The speakers agreed that technology is set to become more important to law firms over the years ahead, amid wholesale investment in new legal tech designed to boost efficiency. Claire Gregory, a legal director at famously tech-savvy firm Pinsent Masons, relayed some of the impressive results she and her colleagues had witnessed when employing artificial intelligence and other machine learning software, but added: “People like instructing people.”
Hill Dickinson partner Ian Gillis developed on this theme, recalling some advice from one of his mentors, Jim Davies, the former managing partner of DWF, given to him on the first day of his training contract: “Make friends into clients and clients into friends.” Gillis continued: “I can’t overstate the importance of client relationships in this business.”
Hill Dickinson LLP partner Ian Gillis explains how a strong sense of purpose and belief helped him get to where he is today #lccareers
Posted by Legal Cheek on Friday, 13 December 2019
Future lawyers have strengths they can play to
As BARBRI prepares to shake up legal education with the launch of its new Solicitors Qualifying Exam (SQE) preparation course, Hutchinson highlighted how the legal profession — and indeed the wider world of work — had changed profoundly in recent years, with greater remote communication through email, conference calls and Skype, and far more agile. One of the upshots of this, she noted, is that “lawyers need to be adept at communicating remotely and law students’ ability to do this will be tested at assessment centres.”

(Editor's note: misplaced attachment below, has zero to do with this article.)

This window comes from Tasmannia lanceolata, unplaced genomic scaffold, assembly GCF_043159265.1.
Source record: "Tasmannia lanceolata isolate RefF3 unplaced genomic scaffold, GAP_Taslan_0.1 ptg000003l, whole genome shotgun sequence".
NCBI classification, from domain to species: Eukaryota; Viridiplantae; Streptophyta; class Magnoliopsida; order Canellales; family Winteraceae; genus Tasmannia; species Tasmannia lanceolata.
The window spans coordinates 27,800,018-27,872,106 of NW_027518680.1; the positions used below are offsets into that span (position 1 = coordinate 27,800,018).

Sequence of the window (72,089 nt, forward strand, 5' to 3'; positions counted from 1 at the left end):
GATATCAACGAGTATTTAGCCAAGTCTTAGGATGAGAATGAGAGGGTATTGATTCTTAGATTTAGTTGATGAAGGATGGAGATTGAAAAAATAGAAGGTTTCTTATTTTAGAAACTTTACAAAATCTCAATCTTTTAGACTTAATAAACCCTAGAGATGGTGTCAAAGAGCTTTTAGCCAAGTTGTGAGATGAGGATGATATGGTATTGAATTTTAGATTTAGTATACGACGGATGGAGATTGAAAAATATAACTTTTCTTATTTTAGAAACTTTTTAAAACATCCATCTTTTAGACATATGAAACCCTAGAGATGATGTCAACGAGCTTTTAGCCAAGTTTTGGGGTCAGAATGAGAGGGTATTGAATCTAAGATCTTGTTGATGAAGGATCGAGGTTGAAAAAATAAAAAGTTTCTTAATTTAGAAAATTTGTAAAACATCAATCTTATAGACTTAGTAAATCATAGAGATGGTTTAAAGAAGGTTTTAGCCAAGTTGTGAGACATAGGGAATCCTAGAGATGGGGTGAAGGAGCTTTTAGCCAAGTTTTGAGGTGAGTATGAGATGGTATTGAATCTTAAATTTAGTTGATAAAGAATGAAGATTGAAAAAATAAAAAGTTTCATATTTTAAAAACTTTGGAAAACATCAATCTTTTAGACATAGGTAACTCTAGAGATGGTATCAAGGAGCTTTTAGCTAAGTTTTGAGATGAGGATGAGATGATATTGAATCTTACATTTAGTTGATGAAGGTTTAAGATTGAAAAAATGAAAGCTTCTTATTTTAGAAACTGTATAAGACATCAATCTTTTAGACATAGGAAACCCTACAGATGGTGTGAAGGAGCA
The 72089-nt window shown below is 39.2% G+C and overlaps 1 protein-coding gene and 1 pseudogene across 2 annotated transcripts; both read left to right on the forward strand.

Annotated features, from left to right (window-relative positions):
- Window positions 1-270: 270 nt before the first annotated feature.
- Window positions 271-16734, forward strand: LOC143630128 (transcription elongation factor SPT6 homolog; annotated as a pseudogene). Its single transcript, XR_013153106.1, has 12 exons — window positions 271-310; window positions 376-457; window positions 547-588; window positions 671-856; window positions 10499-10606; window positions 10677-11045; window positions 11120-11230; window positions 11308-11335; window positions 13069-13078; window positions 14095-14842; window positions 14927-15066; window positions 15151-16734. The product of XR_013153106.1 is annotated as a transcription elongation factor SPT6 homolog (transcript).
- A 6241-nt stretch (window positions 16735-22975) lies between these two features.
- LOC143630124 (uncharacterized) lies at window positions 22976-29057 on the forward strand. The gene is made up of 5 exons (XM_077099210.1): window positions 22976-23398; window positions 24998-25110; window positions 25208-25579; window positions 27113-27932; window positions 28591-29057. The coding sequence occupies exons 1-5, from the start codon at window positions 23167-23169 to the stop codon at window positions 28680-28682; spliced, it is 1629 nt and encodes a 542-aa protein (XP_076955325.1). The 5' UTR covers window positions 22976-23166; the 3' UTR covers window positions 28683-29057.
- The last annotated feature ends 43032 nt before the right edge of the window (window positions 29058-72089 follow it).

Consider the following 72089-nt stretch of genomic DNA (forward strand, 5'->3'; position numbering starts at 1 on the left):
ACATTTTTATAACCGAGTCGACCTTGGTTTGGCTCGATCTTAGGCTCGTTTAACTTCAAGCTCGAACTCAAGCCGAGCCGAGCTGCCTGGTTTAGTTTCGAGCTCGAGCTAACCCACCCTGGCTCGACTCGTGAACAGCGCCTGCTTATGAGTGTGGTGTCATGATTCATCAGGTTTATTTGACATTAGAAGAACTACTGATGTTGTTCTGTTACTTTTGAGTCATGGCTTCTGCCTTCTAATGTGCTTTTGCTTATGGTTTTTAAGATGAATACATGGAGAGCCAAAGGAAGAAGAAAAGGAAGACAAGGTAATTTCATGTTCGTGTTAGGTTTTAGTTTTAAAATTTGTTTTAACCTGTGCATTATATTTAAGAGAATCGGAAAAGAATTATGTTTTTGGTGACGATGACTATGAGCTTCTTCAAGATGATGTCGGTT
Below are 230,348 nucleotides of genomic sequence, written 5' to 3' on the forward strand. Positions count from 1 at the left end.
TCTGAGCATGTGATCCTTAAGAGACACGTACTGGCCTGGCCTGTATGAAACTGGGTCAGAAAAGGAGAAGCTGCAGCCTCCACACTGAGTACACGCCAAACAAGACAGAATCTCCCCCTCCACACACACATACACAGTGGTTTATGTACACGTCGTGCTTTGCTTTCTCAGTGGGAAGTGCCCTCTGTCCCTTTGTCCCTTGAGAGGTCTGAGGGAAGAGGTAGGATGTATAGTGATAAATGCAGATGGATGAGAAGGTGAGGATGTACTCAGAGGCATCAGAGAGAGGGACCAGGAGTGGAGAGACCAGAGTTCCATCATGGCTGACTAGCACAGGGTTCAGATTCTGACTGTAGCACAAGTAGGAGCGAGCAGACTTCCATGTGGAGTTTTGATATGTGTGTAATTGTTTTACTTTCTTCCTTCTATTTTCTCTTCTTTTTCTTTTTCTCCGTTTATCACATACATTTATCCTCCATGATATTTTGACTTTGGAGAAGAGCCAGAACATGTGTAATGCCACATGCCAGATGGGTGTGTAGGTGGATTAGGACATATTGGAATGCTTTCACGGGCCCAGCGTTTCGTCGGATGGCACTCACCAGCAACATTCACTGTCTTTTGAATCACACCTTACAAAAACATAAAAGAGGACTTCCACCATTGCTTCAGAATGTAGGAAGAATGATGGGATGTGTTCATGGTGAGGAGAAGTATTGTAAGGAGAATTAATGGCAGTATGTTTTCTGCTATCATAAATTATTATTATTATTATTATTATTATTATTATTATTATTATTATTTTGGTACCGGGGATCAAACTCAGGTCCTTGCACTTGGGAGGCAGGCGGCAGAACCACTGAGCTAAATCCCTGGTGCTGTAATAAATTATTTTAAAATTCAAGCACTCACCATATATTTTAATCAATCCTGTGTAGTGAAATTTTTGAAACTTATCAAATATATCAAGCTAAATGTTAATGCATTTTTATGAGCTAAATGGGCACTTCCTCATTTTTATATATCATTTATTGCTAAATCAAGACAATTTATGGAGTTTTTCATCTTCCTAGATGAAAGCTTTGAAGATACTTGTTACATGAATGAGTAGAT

“So many meetings in my area of corporate law and private equity are conducted remotely these days, which does require different skills,” added Zivkovic.
This plays to the strengths of digital native Generation Z’ers, who tend to be more comfortable in online settings. But it comes with some potential pitfalls. “Your ease using social media could work against you if it leads you to communicate in too casual a style. Communication at work is still formal, even when done online, and you have to adapt to that,” said Hutchinson.
Resilience (the ability to keep "trucking along") and flexibility are two highly desirable traits aspiring lawyers should possess, explains BARBRI international managing director and former lawyer Sarah Hutchinson